Flying high as travel industry experiences a turbulent time
Angela Walsh: "We lost a lot of money during the ash crisis but we gained customers as we kept our clients updated."
Future Proof: Corporate Travel ManagementKeeping customers informed has helped company ride out the recession
The international nature of the travel business has meant the recession was just one of many obstacles faced by Cork-based travel agent Corporate Travel Management.
The travel company, set up 13 years ago by Angela Walsh, has had to face the fallout following the 9/11 terrorist attacks, the volcanic ash crisis, Sars and swine flu.
However, an unwavering commitment to keeping clients updated and informed at all times meant Walsh grew her business and gained clients with each new blow to the industry.
“We lost a lot of money during the ash crisis but we gained customers as we kept our clients updated and informed the whole time. This is especially important when it comes to corporate clients, as companies need to know where their staff are at all times.”
Earlier this year, the company was the only independent agent shortlisted for the Corporate Travel Agent of the Year award.
Walsh founded the company in 2000 after noticing a gap in the market for a service-led travel agency.
At the time she was working in the airline industry. Three years later, the company branched out into the holiday sector.
“We never wanted to do leisure, as corporate travel and leisure are two completely different mindsets. But, over the years, our corporate clients wanted us to arrange holidays for them and we didn’t want to send them to another agent.”
The company had just purchased a unit at the East Gate Business Park in Cork, and fitted the offices out to the highest state-of-the-art standard when the downturn hit.
“People stopped travelling to meetings and were doing them instead over the phone. Flights were replaced with conference calls. However, companies soon realised that people do business with people.”
She attributes the company’s 13-year success to a team of highly experienced personnel.
“We have 20 very experienced people employed. It would be cheaper for us to have people who weren’t so experienced, but it makes it better for the customer and helps them save money if we have experienced personnel.”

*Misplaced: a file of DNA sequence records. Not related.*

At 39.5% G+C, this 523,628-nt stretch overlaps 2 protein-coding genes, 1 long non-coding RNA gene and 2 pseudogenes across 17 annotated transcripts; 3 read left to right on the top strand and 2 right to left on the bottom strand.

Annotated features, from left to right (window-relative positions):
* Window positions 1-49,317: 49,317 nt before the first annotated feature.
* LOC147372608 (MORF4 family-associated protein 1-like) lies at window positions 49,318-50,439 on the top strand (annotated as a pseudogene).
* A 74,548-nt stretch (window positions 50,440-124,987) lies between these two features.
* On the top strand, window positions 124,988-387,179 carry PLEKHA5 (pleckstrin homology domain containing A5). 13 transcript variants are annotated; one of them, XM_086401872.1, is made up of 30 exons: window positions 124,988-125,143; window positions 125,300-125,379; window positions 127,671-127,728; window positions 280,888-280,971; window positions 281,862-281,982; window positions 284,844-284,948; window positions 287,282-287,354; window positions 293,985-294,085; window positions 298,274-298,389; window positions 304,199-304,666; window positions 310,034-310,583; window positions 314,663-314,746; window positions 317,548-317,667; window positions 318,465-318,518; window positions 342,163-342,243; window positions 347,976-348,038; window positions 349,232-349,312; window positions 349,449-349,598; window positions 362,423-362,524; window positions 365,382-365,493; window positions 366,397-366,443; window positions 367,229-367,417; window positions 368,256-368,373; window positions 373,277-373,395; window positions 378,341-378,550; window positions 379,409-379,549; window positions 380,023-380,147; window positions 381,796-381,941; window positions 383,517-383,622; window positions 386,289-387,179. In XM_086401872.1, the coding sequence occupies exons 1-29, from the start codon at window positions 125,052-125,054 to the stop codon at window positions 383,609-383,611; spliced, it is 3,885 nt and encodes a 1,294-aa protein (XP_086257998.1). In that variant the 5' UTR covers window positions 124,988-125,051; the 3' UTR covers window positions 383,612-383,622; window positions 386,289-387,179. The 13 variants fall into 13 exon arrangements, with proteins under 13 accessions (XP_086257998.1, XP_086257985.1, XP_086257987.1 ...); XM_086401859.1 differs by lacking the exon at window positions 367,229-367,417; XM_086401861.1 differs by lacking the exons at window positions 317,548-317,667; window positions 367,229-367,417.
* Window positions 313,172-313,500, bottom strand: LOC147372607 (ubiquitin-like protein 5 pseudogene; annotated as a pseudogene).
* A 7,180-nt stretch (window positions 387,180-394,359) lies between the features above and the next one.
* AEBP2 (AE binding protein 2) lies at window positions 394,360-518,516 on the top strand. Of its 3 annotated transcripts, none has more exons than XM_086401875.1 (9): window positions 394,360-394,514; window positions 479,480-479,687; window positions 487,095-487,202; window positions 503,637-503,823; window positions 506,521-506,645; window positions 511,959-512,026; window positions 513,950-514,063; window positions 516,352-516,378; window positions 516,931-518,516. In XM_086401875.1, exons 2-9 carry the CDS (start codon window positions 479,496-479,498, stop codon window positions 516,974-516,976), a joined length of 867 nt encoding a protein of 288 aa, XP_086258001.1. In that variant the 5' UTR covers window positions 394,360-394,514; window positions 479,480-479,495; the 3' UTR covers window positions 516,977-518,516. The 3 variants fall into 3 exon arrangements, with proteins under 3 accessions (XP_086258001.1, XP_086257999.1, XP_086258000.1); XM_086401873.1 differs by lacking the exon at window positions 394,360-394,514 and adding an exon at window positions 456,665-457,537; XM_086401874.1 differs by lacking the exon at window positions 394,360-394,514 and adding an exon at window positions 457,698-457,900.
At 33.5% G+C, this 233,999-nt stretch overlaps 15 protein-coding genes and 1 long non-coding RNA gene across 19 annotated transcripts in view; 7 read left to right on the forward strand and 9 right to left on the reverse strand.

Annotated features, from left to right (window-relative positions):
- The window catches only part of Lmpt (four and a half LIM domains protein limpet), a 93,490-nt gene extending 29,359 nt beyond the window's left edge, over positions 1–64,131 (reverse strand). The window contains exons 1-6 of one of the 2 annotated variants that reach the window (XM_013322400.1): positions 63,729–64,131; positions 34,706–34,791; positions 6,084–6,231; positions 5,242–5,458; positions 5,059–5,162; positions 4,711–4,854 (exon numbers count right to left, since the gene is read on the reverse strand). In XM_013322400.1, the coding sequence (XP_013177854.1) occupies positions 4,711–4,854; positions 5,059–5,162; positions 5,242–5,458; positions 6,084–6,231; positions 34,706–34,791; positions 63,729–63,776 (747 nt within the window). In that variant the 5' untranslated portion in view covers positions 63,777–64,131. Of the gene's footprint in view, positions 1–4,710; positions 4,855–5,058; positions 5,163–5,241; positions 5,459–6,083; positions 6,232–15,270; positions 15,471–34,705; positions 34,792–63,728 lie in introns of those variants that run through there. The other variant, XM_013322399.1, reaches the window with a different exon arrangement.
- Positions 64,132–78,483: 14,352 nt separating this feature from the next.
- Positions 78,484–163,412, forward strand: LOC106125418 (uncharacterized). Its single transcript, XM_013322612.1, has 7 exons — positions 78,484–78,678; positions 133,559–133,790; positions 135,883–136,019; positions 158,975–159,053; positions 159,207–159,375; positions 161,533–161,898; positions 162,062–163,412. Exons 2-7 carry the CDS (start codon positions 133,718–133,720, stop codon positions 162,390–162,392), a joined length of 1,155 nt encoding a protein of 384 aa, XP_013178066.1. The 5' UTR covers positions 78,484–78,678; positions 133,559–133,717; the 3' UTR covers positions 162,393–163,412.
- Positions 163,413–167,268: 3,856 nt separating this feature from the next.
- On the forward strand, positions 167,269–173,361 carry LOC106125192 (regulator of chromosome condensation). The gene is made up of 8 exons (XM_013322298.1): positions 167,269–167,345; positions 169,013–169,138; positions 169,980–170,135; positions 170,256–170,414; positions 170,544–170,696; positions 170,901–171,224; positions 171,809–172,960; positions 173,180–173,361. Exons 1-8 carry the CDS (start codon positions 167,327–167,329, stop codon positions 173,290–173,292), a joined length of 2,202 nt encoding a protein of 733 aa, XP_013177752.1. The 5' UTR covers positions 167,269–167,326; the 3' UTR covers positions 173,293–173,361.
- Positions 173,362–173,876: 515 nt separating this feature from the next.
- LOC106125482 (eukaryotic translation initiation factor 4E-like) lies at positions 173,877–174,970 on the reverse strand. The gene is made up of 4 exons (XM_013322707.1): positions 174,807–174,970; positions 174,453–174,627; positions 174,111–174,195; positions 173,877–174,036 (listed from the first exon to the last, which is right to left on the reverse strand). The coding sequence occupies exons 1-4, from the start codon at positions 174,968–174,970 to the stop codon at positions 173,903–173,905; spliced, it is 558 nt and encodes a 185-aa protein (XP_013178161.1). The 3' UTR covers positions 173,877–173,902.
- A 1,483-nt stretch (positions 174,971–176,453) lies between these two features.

One way to ensure survival in a recession is to have a broad customer base spanning the world, she says.
She attributes the fact that 90 per cent of her business is from outside Ireland to Corporate Travel Management’s growth since the property and banking crash.
“One of our biggest customers is in China. We also have many companies in the US who are clients. That made us recession proof.”
The company’s clients, which include PCH International, software group Qumas, Milestone Aviation Group, Firecomms, Intel games subsidiary Havok and Trend Micro have offices in the US, Britain, Germany, China, Korea and Japan.
However, Walsh is conscious of the importance of the domestic market.
“Over the last 18 months, in order to expand our client portfolio, we have focused our attention and sales strategy on the domestic market.”
The travel industry has come full circle since 2000. according to Walsh.
“When I started the business in 2000, there was a move to push agents out of the industry. In recent years, people were avoiding agents altogether by booking flights and accommodation online themselves.
“However, they quickly found they had no back-up, finding themselves stranded somewhere with no information.”
Walsh says there had been a huge move back to agents on the part of companies as they have to know where their staff are at all times.
“We run a 24-hour service, 365 days a year. I think that’s also one of the reasons we managed to grow our customer base.”